Freedom/Privacy

9/11: Living without fear

By Martin Bosworth

This is going to be a slightly different 9/11 recollection. I’m not going to start by telling you where I was and what I was doing that day. Because 9/11 isn’t about me, really. Or you, or any one single person. It’s about something deeper, something that touches every person, everywhere.

It’s about fear.

Terrorism isn’t about inflicting the maximum body count or property damage possible. It’s about causing fear. Panic. Uncertainty. Chaos. It’s about causing a massive psychic wound on everyone affected and those around them–burdening them with the knowledge that they can never be safe. That death can come at any time, randomly, without reason, and you are powerless to do anything about it. Terrorism reminds you that you are not the master of your destiny, and cruel, capricious fate can snatch away everything you are and everything you’ve done, leaving nothing but a grave, a name on a plaque, and the grief of those who loved you.

Osama bin Laden and his ilk know this. They send out their little propagandist tapes and remind people that they’re out there, that they can strike at any time, and that as long as they remain free and clear, that psychic wound can never truly heal. There’s no catharsis, like there was after Pearl Harbor or the Oklahoma City bombings. We haven’t caught the bad guy, even though we probably could. But, as the Decider so famously said a few years back, catching the mastermind of the worst terrorist attack in our nation’s history is “not a top-priority use of our nation’s resources.”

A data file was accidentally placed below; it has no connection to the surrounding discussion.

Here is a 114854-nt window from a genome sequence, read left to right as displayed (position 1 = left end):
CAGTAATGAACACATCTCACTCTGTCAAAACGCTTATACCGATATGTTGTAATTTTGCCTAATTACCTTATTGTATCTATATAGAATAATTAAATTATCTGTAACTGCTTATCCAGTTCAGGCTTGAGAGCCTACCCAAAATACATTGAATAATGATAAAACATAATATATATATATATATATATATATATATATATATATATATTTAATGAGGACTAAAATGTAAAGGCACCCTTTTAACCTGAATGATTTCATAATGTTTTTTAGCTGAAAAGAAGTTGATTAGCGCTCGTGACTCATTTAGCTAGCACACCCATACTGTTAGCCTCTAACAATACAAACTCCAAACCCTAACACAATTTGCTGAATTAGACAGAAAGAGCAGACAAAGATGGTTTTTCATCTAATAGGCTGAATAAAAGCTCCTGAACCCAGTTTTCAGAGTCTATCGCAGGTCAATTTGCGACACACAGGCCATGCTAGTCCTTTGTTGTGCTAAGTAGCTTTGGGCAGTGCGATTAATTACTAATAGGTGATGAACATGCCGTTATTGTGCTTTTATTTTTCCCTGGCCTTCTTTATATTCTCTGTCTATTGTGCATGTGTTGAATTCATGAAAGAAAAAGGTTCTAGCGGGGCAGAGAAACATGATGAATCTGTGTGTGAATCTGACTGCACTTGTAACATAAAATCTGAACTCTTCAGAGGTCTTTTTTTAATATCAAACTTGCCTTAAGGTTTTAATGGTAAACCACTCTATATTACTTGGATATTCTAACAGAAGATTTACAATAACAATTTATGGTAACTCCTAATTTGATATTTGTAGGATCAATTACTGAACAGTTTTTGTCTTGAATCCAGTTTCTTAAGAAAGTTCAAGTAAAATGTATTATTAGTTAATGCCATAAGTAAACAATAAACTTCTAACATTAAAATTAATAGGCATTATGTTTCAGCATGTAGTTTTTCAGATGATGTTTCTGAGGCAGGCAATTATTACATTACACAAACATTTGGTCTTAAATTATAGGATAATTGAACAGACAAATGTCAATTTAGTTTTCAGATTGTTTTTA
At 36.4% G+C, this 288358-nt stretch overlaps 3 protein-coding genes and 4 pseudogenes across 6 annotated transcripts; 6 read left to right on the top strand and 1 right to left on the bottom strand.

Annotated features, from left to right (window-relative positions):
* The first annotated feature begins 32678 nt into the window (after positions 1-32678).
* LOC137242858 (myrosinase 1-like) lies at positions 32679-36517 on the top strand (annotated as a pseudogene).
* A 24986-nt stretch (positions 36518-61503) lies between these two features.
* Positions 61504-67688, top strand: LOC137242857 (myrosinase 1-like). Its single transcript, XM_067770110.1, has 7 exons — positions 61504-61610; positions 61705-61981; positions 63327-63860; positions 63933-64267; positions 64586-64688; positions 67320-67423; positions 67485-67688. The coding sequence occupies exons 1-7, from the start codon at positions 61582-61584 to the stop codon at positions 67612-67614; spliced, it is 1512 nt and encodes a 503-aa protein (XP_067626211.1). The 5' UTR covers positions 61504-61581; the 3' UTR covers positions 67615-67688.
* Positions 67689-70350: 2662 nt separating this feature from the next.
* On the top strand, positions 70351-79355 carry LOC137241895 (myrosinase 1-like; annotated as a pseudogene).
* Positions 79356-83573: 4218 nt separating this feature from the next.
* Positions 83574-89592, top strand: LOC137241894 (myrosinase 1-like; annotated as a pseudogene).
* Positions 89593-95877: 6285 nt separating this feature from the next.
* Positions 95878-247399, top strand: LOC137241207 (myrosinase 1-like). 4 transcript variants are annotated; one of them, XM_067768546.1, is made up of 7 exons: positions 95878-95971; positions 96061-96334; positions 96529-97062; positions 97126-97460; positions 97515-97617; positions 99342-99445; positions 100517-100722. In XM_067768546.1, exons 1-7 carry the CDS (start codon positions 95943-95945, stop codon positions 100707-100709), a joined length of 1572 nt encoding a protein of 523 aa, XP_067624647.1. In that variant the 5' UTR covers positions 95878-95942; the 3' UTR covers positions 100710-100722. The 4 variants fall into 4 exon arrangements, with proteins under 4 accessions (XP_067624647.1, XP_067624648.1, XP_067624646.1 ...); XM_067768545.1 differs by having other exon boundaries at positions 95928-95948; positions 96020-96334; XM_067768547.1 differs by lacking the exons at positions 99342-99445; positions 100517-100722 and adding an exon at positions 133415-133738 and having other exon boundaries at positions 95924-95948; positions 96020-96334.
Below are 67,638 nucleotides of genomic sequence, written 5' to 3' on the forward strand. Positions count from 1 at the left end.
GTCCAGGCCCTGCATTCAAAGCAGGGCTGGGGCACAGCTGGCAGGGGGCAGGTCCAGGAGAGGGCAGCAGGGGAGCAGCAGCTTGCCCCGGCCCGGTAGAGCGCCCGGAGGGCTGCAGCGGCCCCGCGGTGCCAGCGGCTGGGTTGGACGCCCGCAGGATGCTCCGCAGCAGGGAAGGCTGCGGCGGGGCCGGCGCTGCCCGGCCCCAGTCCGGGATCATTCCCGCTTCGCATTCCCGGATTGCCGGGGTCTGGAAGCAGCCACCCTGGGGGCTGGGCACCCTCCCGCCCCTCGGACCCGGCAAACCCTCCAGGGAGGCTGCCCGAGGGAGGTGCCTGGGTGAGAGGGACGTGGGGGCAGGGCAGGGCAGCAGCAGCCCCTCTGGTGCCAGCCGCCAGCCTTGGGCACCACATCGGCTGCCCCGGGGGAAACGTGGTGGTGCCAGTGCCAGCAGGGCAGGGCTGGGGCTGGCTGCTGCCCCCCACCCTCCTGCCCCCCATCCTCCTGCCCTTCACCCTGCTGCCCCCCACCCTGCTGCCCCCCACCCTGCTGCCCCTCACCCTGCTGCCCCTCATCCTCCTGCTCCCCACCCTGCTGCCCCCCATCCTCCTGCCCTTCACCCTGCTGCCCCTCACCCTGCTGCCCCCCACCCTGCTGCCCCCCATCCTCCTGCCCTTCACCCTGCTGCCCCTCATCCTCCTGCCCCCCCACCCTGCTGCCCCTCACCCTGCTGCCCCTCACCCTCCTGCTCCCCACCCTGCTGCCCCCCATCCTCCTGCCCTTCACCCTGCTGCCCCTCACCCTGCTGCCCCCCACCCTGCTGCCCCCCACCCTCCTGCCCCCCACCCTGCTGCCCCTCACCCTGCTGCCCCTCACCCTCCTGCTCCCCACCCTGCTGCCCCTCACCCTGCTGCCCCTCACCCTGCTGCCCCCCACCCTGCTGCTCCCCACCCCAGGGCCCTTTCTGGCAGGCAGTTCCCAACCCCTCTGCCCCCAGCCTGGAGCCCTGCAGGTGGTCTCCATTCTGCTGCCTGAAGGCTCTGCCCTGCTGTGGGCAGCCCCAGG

Speaking of Bush, he and his masters know the meaning of fear as well. It’s what they’ve used to justify violating the Constitution for six years through illegal surveillance, invasive investigations, wasting taxpayer dollars on crony-filled initiatives like Homeland Security, and the seemingly endless propaganda tying Bush’s pet war in Iraq with 9/11, despite a mountain of evidence to the contrary. Fear has been used to scare Americans into uncritically accepting the most egregious affronts to our life and liberty in my lifetime. Things that right-wing patriot militia types were screaming about fifteen years ago are now just met with a meek nod and a shrug. Bush and his cabal know that bin Laden is worth more to them alive, as the eternal boogeyman, the monster in the closet, the personification of the Other, the fear of the unknown. Because if he were to ever be brought in (dead or alive), then people would start asking–why do we need the Patriot Act? Why are we still in Iraq? Do we really need color-coded terrorism alerts, or ever-changing airport security regulations, or any of the millions of bullshit “security consultant” companies that milk taxpayer dollars to sell fear?